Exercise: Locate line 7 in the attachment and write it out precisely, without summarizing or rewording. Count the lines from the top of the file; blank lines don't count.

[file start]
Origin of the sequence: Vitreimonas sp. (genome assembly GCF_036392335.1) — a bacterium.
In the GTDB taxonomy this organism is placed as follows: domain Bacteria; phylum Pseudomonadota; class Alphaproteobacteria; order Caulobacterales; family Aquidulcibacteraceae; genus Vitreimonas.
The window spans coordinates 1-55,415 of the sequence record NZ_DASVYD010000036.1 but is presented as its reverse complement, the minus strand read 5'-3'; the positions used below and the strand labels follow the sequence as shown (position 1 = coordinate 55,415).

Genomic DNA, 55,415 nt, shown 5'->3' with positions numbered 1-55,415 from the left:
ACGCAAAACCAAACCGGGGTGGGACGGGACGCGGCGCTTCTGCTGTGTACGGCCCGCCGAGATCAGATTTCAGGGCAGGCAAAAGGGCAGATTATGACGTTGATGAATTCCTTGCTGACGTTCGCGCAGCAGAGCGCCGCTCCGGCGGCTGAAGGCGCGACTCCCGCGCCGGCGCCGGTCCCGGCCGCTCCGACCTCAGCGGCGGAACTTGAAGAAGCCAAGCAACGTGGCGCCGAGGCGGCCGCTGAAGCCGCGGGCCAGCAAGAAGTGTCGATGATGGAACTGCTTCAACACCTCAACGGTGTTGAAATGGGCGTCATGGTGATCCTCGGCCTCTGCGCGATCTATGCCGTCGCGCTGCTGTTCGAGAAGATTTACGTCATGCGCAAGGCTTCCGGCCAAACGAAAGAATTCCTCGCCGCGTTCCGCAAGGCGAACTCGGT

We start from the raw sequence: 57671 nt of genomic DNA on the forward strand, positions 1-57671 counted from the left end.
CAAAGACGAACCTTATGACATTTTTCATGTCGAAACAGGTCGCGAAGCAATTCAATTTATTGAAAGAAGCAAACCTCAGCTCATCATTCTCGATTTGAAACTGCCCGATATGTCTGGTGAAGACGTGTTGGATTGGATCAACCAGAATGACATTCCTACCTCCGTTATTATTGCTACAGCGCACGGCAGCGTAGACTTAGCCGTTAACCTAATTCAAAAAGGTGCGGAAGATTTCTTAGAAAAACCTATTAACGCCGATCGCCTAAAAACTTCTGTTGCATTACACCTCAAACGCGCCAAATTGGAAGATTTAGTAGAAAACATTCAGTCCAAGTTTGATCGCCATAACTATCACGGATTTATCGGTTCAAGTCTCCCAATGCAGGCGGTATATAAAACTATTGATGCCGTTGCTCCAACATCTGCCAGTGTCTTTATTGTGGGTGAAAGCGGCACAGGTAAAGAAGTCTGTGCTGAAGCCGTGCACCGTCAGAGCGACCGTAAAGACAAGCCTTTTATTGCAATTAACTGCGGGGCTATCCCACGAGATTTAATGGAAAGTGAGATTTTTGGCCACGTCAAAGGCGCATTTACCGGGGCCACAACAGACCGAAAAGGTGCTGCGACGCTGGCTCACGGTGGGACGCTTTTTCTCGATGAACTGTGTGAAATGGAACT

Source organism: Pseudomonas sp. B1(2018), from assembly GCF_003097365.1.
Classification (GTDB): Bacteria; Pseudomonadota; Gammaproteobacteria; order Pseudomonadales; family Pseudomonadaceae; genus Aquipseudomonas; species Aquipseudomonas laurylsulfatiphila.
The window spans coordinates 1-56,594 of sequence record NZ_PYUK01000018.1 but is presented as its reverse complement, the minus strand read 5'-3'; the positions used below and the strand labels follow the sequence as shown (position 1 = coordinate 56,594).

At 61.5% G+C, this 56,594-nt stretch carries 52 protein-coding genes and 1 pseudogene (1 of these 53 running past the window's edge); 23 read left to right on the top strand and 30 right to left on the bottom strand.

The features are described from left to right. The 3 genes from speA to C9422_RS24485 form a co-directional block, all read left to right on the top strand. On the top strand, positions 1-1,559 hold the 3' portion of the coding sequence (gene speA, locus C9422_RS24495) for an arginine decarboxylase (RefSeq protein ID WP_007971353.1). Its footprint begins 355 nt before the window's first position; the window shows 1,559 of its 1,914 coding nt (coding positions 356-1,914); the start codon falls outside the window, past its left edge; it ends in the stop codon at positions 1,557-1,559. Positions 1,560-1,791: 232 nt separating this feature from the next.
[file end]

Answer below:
CAAAGACGAACCTTATGACATTTTTCATGTCGAAACAGGTCGCGAAGCAATTCAATTTATTGAAAGAAGCAAACCTCAGCTCATCATTCTCGATTTGAAACTGCCCGATATGTCTGGTGAAGACGTGTTGGATTGGATCAACCAGAATGACATTCCTACCTCCGTTATTATTGCTACAGCGCACGGCAGCGTAGACTTAGCCGTTAACCTAATTCAAAAAGGTGCGGAAGATTTCTTAGAAAAACCTATTAACGCCGATCGCCTAAAAACTTCTGTTGCATTACACCTCAAACGCGCCAAATTGGAAGATTTAGTAGAAAACATTCAGTCCAAGTTTGATCGCCATAACTATCACGGATTTATCGGTTCAAGTCTCCCAATGCAGGCGGTATATAAAACTATTGATGCCGTTGCTCCAACATCTGCCAGTGTCTTTATTGTGGGTGAAAGCGGCACAGGTAAAGAAGTCTGTGCTGAAGCCGTGCACCGTCAGAGCGACCGTAAAGACAAGCCTTTTATTGCAATTAACTGCGGGGCTATCCCACGAGATTTAATGGAAAGTGAGATTTTTGGCCACGTCAAAGGCGCATTTACCGGGGCCACAACAGACCGAAAAGGTGCTGCGACGCTGGCTCACGGTGGGACGCTTTTTCTCGATGAACTGTGTGAAATGGAACT